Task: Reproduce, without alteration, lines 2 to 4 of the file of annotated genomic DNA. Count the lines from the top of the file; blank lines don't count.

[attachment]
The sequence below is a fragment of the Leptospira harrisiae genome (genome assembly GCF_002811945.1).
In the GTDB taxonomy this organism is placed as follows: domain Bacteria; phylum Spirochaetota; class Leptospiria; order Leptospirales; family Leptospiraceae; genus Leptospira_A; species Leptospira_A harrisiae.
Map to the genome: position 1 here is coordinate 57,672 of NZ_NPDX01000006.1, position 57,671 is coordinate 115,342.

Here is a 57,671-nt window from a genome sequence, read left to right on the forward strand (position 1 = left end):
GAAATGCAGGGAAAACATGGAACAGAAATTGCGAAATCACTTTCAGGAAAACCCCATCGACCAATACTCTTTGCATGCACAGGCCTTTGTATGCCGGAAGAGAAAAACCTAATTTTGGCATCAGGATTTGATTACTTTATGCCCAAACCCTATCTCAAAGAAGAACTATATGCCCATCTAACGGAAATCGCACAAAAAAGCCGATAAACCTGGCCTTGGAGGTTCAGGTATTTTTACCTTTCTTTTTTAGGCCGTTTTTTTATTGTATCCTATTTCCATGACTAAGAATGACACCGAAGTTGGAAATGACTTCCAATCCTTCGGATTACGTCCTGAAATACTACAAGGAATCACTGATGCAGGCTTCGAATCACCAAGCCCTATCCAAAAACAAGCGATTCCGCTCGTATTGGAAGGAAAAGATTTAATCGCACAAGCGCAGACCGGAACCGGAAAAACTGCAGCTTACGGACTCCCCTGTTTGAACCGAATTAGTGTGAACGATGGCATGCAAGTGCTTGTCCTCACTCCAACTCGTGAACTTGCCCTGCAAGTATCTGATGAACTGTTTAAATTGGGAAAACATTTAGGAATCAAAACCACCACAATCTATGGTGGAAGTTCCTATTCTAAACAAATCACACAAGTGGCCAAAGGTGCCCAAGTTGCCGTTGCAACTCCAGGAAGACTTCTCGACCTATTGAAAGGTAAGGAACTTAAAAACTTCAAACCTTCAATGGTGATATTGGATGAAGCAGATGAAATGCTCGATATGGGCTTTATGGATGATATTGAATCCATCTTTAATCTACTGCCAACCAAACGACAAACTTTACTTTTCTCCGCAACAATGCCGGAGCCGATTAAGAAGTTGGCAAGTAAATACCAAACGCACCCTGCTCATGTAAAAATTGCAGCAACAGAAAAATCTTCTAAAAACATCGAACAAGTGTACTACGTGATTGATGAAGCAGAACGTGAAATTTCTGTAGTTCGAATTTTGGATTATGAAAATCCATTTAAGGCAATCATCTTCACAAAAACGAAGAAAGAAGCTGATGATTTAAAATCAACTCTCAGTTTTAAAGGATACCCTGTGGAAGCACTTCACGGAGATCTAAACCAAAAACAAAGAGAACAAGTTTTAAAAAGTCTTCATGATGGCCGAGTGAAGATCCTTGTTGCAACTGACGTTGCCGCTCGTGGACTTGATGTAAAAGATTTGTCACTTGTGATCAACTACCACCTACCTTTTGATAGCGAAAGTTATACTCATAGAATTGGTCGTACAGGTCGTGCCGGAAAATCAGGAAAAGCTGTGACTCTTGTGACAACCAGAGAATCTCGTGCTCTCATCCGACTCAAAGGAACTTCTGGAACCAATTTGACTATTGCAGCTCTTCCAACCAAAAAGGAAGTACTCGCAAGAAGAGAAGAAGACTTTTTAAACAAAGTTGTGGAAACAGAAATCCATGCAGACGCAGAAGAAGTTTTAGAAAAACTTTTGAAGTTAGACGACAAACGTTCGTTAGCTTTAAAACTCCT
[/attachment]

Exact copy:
In the GTDB taxonomy this organism is placed as follows: domain Bacteria; phylum Spirochaetota; class Leptospiria; order Leptospirales; family Leptospiraceae; genus Leptospira_A; species Leptospira_A harrisiae.
Map to the genome: position 1 here is coordinate 57,672 of NZ_NPDX01000006.1, position 57,671 is coordinate 115,342.

Here is a 57,671-nt window from a genome sequence, read left to right on the forward strand (position 1 = left end):